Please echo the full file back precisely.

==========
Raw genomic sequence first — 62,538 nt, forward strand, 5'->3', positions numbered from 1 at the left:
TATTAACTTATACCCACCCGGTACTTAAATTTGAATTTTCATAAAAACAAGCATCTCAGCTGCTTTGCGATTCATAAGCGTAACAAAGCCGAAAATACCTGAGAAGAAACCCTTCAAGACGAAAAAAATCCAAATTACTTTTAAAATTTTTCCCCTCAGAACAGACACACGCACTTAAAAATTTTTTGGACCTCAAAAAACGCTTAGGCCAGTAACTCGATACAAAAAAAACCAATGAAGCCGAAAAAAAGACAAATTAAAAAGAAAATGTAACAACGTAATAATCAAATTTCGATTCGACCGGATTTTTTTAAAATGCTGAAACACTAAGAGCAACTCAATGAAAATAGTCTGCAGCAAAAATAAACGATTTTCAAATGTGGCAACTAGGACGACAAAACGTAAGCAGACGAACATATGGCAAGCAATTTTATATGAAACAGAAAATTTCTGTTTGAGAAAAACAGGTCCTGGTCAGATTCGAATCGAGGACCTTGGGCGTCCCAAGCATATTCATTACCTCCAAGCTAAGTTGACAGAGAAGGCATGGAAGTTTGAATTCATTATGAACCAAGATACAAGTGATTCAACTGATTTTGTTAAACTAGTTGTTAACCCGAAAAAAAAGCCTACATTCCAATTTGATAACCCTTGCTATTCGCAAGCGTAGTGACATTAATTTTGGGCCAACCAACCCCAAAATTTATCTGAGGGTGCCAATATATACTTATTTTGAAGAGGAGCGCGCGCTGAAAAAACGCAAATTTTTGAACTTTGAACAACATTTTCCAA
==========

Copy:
Raw genomic sequence first — 62,538 nt, forward strand, 5'->3', positions numbered from 1 at the left:
TATTAACTTATACCCACCCGGTACTTAAATTTGAATTTTCATAAAAACAAGCATCTCAGCTGCTTTGCGATTCATAAGCGTAACAAAGCCGAAAATACCTGAGAAGAAACCCTTCAAGACGAAAAAAATCCAAATTACTTTTAAAATTTTTCCCCTCAGAACAGACACACGCACTTAAAAATTTTTTGGACCTCAAAAAACGCTTAGGCCAGTAACTCGATACAAAAAAAACCAATGAAGCCGAAAAAAAGACAAATTAAAAAGAAAATGTAACAACGTAATAATCAAATTTCGATTCGACCGGATTTTTTTAAAATGCTGAAACACTAAGAGCAACTCAATGAAAATAGTCTGCAGCAAAAATAAACGATTTTCAAATGTGGCAACTAGGACGACAAAACGTAAGCAGACGAACATATGGCAAGCAATTTTATATGAAACAGAAAATTTCTGTTTGAGAAAAACAGGTCCTGGTCAGATTCGAATCGAGGACCTTGGGCGTCCCAAGCATATTCATTACCTCCAAGCTAAGTTGACAGAGAAGGCATGGAAGTTTGAATTCATTATGAACCAAGATACAAGTGATTCAACTGATTTTGTTAAACTAGTTGTTAACCCGAAAAAAAAGCCTACATTCCAATTTGATAACCCTTGCTATTCGCAAGCGTAGTGACATTAATTTTGGGCCAACCAACCCCAAAATTTATCTGAGGGTGCCAATATATACTTATTTTGAAGAGGAGCGCGCGCTGAAAAAACGCAAATTTTTGAACTTTGAACAACATTTTCCAA